Genes vs. Lifestyle: What Matters Most for Health?0
Does an illness like heart disease or cancer run in your family? Don’t assume that your genes control your destiny. Experts say the lifestyle choices you make every day can help keep you healthy.
There’s no doubt that some genes do lead inevitably to disease. “But for most people, a healthy lifestyle trumps inherited risk,” says cardiologist Donald Lloyd-Jones, MD. He is chair of preventive medicine at Northwestern University Feinberg School of Medicine. “Even if a disease runs in your family, there’s a lot you can do to avoid it.”
Under the Affordable Care Act, many health insurance plans will cover preventive care services, including checkups, vaccinations and screening tests, at no cost to you.
Here’s a look at how lifestyle changes can cut your risk of disease.
About 25% of colon cancers are in people with some family history of the disease. In the rest of people who get colon cancer, genetics doesn’t seem to play a role.
But lifestyle may be a factor. Studies show that most people can dramatically lower their colon cancer risk by taking these steps:
- Eat very little red or processed meat.
- Keep a healthy weight.
- Drink alcohol in moderation or not at all.
- 80% to 90% of lung cancers are caused by smoking.
- Men who smoke are 23 times more likely to develop lung cancer than nonsmokers.
- Women who smoke are 13 times more likely to get lung cancer.
The longer you smoke and the more cigarettes you smoke, the greater your risk.
Still, genes do play some role. Some people who get lung cancer never smoked. Other people smoke and don’t get lung cancer. But the biggest risk factor by far is smoking.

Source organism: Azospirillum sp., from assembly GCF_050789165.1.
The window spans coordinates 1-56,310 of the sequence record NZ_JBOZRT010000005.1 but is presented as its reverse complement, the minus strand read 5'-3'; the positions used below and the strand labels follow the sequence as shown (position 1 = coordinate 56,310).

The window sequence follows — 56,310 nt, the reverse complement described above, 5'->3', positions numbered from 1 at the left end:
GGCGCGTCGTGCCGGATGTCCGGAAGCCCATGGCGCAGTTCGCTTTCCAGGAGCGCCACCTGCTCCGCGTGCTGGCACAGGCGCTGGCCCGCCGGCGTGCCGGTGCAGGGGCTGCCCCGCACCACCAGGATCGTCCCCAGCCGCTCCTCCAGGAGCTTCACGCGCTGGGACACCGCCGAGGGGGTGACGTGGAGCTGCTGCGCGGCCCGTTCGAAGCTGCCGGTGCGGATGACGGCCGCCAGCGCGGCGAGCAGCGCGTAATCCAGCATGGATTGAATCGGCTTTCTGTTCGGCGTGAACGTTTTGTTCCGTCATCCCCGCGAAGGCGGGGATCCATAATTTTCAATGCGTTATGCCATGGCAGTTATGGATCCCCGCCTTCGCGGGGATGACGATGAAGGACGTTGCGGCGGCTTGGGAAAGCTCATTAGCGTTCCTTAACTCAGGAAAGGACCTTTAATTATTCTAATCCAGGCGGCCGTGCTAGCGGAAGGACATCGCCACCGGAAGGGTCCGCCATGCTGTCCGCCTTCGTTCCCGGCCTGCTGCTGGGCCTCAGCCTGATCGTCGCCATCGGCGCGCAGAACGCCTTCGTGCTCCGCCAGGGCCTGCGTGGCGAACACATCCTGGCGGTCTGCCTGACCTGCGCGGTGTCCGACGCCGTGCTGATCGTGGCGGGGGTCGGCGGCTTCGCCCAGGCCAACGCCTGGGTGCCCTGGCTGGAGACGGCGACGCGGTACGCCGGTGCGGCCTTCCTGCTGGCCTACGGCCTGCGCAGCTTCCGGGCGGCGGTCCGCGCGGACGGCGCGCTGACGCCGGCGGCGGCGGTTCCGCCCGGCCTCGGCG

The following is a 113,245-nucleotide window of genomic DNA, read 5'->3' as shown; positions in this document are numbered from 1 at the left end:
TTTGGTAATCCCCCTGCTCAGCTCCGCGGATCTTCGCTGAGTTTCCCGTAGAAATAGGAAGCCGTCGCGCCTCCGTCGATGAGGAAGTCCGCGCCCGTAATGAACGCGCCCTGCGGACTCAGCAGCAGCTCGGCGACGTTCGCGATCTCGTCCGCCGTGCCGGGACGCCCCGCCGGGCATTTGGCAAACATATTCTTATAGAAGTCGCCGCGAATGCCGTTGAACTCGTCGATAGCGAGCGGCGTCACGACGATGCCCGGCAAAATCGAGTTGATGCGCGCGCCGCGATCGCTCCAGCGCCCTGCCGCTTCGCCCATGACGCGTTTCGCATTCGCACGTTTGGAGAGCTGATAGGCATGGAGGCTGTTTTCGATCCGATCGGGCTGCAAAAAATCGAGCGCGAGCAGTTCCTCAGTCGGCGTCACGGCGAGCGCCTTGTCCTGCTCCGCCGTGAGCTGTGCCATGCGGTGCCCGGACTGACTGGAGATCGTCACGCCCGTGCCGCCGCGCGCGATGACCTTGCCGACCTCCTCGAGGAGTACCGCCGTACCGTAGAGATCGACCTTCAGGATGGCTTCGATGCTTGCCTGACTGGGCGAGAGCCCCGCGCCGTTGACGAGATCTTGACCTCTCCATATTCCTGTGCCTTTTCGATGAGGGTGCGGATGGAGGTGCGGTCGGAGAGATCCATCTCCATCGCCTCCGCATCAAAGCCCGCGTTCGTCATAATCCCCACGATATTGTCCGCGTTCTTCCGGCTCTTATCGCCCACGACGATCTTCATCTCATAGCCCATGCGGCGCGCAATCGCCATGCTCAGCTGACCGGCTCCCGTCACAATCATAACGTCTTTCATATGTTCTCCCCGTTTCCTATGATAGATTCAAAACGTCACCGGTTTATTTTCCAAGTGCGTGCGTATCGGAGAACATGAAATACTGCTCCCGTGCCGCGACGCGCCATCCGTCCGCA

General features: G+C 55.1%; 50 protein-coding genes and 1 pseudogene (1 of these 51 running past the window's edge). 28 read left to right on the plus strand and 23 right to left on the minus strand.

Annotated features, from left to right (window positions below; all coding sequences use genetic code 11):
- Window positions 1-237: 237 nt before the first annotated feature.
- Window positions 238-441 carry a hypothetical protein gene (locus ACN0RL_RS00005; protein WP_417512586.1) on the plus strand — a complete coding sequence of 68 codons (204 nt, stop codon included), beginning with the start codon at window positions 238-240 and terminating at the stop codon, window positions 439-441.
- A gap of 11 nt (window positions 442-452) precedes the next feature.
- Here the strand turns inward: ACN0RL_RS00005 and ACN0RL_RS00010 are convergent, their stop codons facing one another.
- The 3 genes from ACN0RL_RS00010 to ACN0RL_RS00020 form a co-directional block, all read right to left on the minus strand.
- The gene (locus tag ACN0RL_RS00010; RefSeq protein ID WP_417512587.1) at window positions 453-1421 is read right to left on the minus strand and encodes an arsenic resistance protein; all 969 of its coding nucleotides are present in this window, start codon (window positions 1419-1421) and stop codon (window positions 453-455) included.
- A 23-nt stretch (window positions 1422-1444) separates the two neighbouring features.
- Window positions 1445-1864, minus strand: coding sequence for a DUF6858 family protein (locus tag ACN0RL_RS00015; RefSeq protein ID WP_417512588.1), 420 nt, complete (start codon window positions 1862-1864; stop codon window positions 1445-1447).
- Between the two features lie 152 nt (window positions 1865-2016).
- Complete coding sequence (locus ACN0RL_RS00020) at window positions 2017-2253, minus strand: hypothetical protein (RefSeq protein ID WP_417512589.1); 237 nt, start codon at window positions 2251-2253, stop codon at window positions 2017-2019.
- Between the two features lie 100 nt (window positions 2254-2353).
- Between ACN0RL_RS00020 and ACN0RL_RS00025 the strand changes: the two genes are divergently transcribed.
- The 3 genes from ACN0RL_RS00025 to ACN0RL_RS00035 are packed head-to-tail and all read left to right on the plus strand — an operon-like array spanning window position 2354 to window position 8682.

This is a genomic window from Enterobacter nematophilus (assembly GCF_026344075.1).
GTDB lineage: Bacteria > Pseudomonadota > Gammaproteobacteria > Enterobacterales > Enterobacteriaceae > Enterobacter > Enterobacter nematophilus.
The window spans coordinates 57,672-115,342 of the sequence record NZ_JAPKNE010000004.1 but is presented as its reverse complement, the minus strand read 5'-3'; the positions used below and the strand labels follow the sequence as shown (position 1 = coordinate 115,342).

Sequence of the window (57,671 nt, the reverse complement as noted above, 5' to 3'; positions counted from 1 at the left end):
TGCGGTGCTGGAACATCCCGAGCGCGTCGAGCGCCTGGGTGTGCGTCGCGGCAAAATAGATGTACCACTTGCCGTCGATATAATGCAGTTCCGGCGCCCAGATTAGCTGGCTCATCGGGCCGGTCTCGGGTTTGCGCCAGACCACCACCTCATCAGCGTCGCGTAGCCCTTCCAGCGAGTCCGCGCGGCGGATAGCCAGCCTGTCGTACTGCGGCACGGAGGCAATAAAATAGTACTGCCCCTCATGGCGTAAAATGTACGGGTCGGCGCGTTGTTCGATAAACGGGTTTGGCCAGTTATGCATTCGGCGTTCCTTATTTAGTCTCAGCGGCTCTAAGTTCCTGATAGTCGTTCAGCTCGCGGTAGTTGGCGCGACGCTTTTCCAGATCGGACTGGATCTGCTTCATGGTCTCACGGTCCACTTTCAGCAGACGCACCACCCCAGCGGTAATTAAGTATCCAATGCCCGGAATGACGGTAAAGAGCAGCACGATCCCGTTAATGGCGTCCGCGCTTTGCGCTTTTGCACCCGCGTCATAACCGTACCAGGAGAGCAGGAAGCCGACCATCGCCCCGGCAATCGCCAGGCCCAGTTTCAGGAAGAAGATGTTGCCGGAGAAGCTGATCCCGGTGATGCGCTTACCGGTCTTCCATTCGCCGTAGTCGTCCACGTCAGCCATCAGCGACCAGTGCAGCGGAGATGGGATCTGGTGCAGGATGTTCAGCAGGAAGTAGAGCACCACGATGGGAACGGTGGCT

With heart disease, more than 100 types of genes may play a small role in a person’s risk, Lloyd-Jones says. “But by far the biggest factor is lifestyle.”
Lloyd-Jones and colleagues analyzed data from the Framingham Heart Study. The study followed three generations of families. The researchers found that:
- Family history made up only 17% of a person’s heart disease risk.
- Poor lifestyle choices, such as lack of exercise, made up a whopping 83% of the risk.
A heart-healthy lifestyle can lower your risk of heart disease.
For example, one type of gene strongly linked to heart disease is called 9p21. On average, it raises your risk of having a heart attack by about 20%.
But if people who carry this gene eat a diet with lots of fruits and vegetables, research shows, they cut their risk back down to normal. People with that type of gene who eat a poor diet, on the other hand, have two times the normal risk of having a heart attack.
Type 2 diabetes is influenced by a combination of genes and lifestyle. Between 30% and 70% of the risk of developing type 2 diabetes is shaped by inherited genes.
But genes only tell part of the story. The U.S. has been in the grips of an obesity epidemic in recent decades. It’s been fueled by inactive lifestyles and too much high-calorie food. That, in turn, has helped bring on a rise in type 2 diabetes.
Exercise and weight control can lower your risk of type 2 diabetes. In one ongoing trial, researchers are testing an intensive lifestyle program that encourages:
- Nutritious low-calorie food choices
- Weight loss
Volunteers in the program have seen dramatic improvements in their A1C levels, a blood test used to check diabetes risk. Blood pressure and cholesterol levels have also improved significantly.
It’s Not Too Late to Start
The earlier you adopt a healthy lifestyle, naturally, the better. Lloyd-Jones and his colleagues recently completed a study on heart disease that looked at lifestyle factors in people who were about 25. The researchers checked in with the study participants 20 years later. People who kept a healthy lifestyle into middle age were far less likely than those who didn’t to have risk factors such as high cholesterol and poor blood sugar control.
Still, it’s never too late to start. People who make healthy changes even as late as their 60s and 70s see dramatic reductions in risk, according to research by Richard S. Rivlin, MD. Rivlin is a professor of medicine at Weill Cornell Medical College.
Genes play a role in our health, so it’s important to know your family medical history to understand your personal risks. “But for most of the chronic diseases that plague us, from heart disease and stroke to diabetes, lifestyle still trumps genes,” says Lloyd-Jones. “Staying healthy is still mostly a matter of the choices we make.”